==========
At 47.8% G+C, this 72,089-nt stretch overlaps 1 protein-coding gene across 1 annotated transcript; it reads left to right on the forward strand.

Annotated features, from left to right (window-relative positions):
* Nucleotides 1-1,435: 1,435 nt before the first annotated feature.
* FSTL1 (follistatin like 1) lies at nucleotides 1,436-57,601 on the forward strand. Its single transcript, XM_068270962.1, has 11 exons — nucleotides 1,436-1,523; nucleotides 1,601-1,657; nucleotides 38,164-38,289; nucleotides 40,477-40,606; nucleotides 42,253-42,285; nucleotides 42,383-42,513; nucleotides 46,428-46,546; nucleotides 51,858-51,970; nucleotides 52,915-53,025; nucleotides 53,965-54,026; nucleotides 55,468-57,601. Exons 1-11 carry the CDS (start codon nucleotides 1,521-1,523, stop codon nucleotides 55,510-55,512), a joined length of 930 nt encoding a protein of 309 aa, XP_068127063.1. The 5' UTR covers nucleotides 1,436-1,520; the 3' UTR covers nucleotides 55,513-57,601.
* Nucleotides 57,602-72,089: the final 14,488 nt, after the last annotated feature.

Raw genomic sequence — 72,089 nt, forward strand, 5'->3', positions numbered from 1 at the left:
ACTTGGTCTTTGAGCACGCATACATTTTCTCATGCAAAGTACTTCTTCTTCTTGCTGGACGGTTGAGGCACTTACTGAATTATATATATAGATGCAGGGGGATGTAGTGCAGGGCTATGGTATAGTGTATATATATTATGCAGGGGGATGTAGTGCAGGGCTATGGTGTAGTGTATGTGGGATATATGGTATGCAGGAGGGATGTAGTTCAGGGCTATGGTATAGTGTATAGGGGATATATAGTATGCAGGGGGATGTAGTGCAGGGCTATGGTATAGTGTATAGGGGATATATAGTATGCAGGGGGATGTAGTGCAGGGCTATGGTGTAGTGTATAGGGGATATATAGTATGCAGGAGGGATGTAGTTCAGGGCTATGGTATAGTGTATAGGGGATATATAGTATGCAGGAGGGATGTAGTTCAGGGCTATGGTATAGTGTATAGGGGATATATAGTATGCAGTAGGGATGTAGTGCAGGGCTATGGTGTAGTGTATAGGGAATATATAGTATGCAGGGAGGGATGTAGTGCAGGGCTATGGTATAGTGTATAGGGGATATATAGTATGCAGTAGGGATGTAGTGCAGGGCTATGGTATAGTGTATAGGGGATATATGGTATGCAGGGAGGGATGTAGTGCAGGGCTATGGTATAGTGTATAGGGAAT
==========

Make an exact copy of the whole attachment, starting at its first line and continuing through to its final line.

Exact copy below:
At 47.8% G+C, this 72,089-nt stretch overlaps 1 protein-coding gene across 1 annotated transcript; it reads left to right on the forward strand.

Annotated features, from left to right (window-relative positions):
* Nucleotides 1-1,435: 1,435 nt before the first annotated feature.
* FSTL1 (follistatin like 1) lies at nucleotides 1,436-57,601 on the forward strand. Its single transcript, XM_068270962.1, has 11 exons — nucleotides 1,436-1,523; nucleotides 1,601-1,657; nucleotides 38,164-38,289; nucleotides 40,477-40,606; nucleotides 42,253-42,285; nucleotides 42,383-42,513; nucleotides 46,428-46,546; nucleotides 51,858-51,970; nucleotides 52,915-53,025; nucleotides 53,965-54,026; nucleotides 55,468-57,601. Exons 1-11 carry the CDS (start codon nucleotides 1,521-1,523, stop codon nucleotides 55,510-55,512), a joined length of 930 nt encoding a protein of 309 aa, XP_068127063.1. The 5' UTR covers nucleotides 1,436-1,520; the 3' UTR covers nucleotides 55,513-57,601.
* Nucleotides 57,602-72,089: the final 14,488 nt, after the last annotated feature.

Raw genomic sequence — 72,089 nt, forward strand, 5'->3', positions numbered from 1 at the left:
ACTTGGTCTTTGAGCACGCATACATTTTCTCATGCAAAGTACTTCTTCTTCTTGCTGGACGGTTGAGGCACTTACTGAATTATATATATAGATGCAGGGGGATGTAGTGCAGGGCTATGGTATAGTGTATATATATTATGCAGGGGGATGTAGTGCAGGGCTATGGTGTAGTGTATGTGGGATATATGGTATGCAGGAGGGATGTAGTTCAGGGCTATGGTATAGTGTATAGGGGATATATAGTATGCAGGGGGATGTAGTGCAGGGCTATGGTATAGTGTATAGGGGATATATAGTATGCAGGGGGATGTAGTGCAGGGCTATGGTGTAGTGTATAGGGGATATATAGTATGCAGGAGGGATGTAGTTCAGGGCTATGGTATAGTGTATAGGGGATATATAGTATGCAGGAGGGATGTAGTTCAGGGCTATGGTATAGTGTATAGGGGATATATAGTATGCAGTAGGGATGTAGTGCAGGGCTATGGTGTAGTGTATAGGGAATATATAGTATGCAGGGAGGGATGTAGTGCAGGGCTATGGTATAGTGTATAGGGGATATATAGTATGCAGTAGGGATGTAGTGCAGGGCTATGGTATAGTGTATAGGGGATATATGGTATGCAGGGAGGGATGTAGTGCAGGGCTATGGTATAGTGTATAGGGAAT